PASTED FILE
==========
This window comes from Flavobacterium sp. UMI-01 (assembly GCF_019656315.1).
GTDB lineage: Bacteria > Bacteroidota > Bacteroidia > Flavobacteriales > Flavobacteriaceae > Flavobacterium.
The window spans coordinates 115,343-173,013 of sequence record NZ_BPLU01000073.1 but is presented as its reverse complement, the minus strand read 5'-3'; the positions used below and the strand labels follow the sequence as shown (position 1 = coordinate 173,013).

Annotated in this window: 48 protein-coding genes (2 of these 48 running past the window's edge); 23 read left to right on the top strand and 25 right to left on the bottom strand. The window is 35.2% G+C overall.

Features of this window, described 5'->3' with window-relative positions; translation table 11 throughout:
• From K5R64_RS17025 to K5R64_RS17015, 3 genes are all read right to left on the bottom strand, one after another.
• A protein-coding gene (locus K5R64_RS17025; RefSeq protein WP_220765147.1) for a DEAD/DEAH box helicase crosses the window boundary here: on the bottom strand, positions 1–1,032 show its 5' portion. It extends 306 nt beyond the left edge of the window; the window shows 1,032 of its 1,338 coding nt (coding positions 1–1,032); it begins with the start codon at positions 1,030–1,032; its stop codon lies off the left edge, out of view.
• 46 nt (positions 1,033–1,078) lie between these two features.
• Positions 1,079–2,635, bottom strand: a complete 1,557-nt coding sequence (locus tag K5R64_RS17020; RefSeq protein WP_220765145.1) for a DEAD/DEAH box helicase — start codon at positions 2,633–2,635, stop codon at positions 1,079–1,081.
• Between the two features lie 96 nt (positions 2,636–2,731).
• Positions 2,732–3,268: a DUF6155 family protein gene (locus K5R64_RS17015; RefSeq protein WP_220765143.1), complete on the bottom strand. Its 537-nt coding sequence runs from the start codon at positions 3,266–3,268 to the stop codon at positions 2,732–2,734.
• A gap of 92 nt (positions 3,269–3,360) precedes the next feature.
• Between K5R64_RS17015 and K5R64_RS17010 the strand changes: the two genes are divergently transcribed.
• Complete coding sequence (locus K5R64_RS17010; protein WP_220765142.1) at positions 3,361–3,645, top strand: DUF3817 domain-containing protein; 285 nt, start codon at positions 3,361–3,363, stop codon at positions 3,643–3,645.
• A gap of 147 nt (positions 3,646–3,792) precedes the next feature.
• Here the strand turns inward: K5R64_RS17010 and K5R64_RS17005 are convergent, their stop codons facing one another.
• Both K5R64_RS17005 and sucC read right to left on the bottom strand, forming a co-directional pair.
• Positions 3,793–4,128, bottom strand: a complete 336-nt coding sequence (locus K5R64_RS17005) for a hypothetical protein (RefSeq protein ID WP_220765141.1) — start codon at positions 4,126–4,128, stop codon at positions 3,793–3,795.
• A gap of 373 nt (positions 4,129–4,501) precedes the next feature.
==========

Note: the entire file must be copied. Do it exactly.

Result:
This window comes from Flavobacterium sp. UMI-01 (assembly GCF_019656315.1).
GTDB lineage: Bacteria > Bacteroidota > Bacteroidia > Flavobacteriales > Flavobacteriaceae > Flavobacterium.
The window spans coordinates 115,343-173,013 of sequence record NZ_BPLU01000073.1 but is presented as its reverse complement, the minus strand read 5'-3'; the positions used below and the strand labels follow the sequence as shown (position 1 = coordinate 173,013).

Annotated in this window: 48 protein-coding genes (2 of these 48 running past the window's edge); 23 read left to right on the top strand and 25 right to left on the bottom strand. The window is 35.2% G+C overall.

Features of this window, described 5'->3' with window-relative positions; translation table 11 throughout:
• From K5R64_RS17025 to K5R64_RS17015, 3 genes are all read right to left on the bottom strand, one after another.
• A protein-coding gene (locus K5R64_RS17025; RefSeq protein WP_220765147.1) for a DEAD/DEAH box helicase crosses the window boundary here: on the bottom strand, positions 1–1,032 show its 5' portion. It extends 306 nt beyond the left edge of the window; the window shows 1,032 of its 1,338 coding nt (coding positions 1–1,032); it begins with the start codon at positions 1,030–1,032; its stop codon lies off the left edge, out of view.
• 46 nt (positions 1,033–1,078) lie between these two features.
• Positions 1,079–2,635, bottom strand: a complete 1,557-nt coding sequence (locus tag K5R64_RS17020; RefSeq protein WP_220765145.1) for a DEAD/DEAH box helicase — start codon at positions 2,633–2,635, stop codon at positions 1,079–1,081.
• Between the two features lie 96 nt (positions 2,636–2,731).
• Positions 2,732–3,268: a DUF6155 family protein gene (locus K5R64_RS17015; RefSeq protein WP_220765143.1), complete on the bottom strand. Its 537-nt coding sequence runs from the start codon at positions 3,266–3,268 to the stop codon at positions 2,732–2,734.
• A gap of 92 nt (positions 3,269–3,360) precedes the next feature.
• Between K5R64_RS17015 and K5R64_RS17010 the strand changes: the two genes are divergently transcribed.
• Complete coding sequence (locus K5R64_RS17010; protein WP_220765142.1) at positions 3,361–3,645, top strand: DUF3817 domain-containing protein; 285 nt, start codon at positions 3,361–3,363, stop codon at positions 3,643–3,645.
• A gap of 147 nt (positions 3,646–3,792) precedes the next feature.
• Here the strand turns inward: K5R64_RS17010 and K5R64_RS17005 are convergent, their stop codons facing one another.
• Both K5R64_RS17005 and sucC read right to left on the bottom strand, forming a co-directional pair.
• Positions 3,793–4,128, bottom strand: a complete 336-nt coding sequence (locus K5R64_RS17005) for a hypothetical protein (RefSeq protein ID WP_220765141.1) — start codon at positions 4,126–4,128, stop codon at positions 3,793–3,795.
• A gap of 373 nt (positions 4,129–4,501) precedes the next feature.